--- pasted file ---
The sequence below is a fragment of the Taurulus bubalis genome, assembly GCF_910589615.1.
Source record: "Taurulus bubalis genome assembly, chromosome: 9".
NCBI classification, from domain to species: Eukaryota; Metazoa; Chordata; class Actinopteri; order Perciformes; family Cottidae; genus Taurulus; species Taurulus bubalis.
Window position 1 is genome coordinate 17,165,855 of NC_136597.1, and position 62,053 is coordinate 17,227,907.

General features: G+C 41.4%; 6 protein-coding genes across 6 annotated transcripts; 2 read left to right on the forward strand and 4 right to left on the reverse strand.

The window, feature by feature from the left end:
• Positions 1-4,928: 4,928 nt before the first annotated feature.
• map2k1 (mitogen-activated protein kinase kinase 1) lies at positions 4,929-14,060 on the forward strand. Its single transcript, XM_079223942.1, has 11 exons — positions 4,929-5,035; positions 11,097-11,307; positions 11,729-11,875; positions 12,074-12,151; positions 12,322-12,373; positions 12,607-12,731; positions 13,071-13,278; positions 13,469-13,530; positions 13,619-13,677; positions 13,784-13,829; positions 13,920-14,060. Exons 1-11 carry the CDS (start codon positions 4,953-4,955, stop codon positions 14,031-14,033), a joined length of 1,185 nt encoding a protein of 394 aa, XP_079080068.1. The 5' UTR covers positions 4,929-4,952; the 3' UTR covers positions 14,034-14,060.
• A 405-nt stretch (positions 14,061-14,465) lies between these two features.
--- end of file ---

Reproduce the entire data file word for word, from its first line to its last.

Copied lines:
The sequence below is a fragment of the Taurulus bubalis genome, assembly GCF_910589615.1.
Source record: "Taurulus bubalis genome assembly, chromosome: 9".
NCBI classification, from domain to species: Eukaryota; Metazoa; Chordata; class Actinopteri; order Perciformes; family Cottidae; genus Taurulus; species Taurulus bubalis.
Window position 1 is genome coordinate 17,165,855 of NC_136597.1, and position 62,053 is coordinate 17,227,907.

General features: G+C 41.4%; 6 protein-coding genes across 6 annotated transcripts; 2 read left to right on the forward strand and 4 right to left on the reverse strand.

The window, feature by feature from the left end:
• Positions 1-4,928: 4,928 nt before the first annotated feature.
• map2k1 (mitogen-activated protein kinase kinase 1) lies at positions 4,929-14,060 on the forward strand. Its single transcript, XM_079223942.1, has 11 exons — positions 4,929-5,035; positions 11,097-11,307; positions 11,729-11,875; positions 12,074-12,151; positions 12,322-12,373; positions 12,607-12,731; positions 13,071-13,278; positions 13,469-13,530; positions 13,619-13,677; positions 13,784-13,829; positions 13,920-14,060. Exons 1-11 carry the CDS (start codon positions 4,953-4,955, stop codon positions 14,031-14,033), a joined length of 1,185 nt encoding a protein of 394 aa, XP_079080068.1. The 5' UTR covers positions 4,929-4,952; the 3' UTR covers positions 14,034-14,060.
• A 405-nt stretch (positions 14,061-14,465) lies between these two features.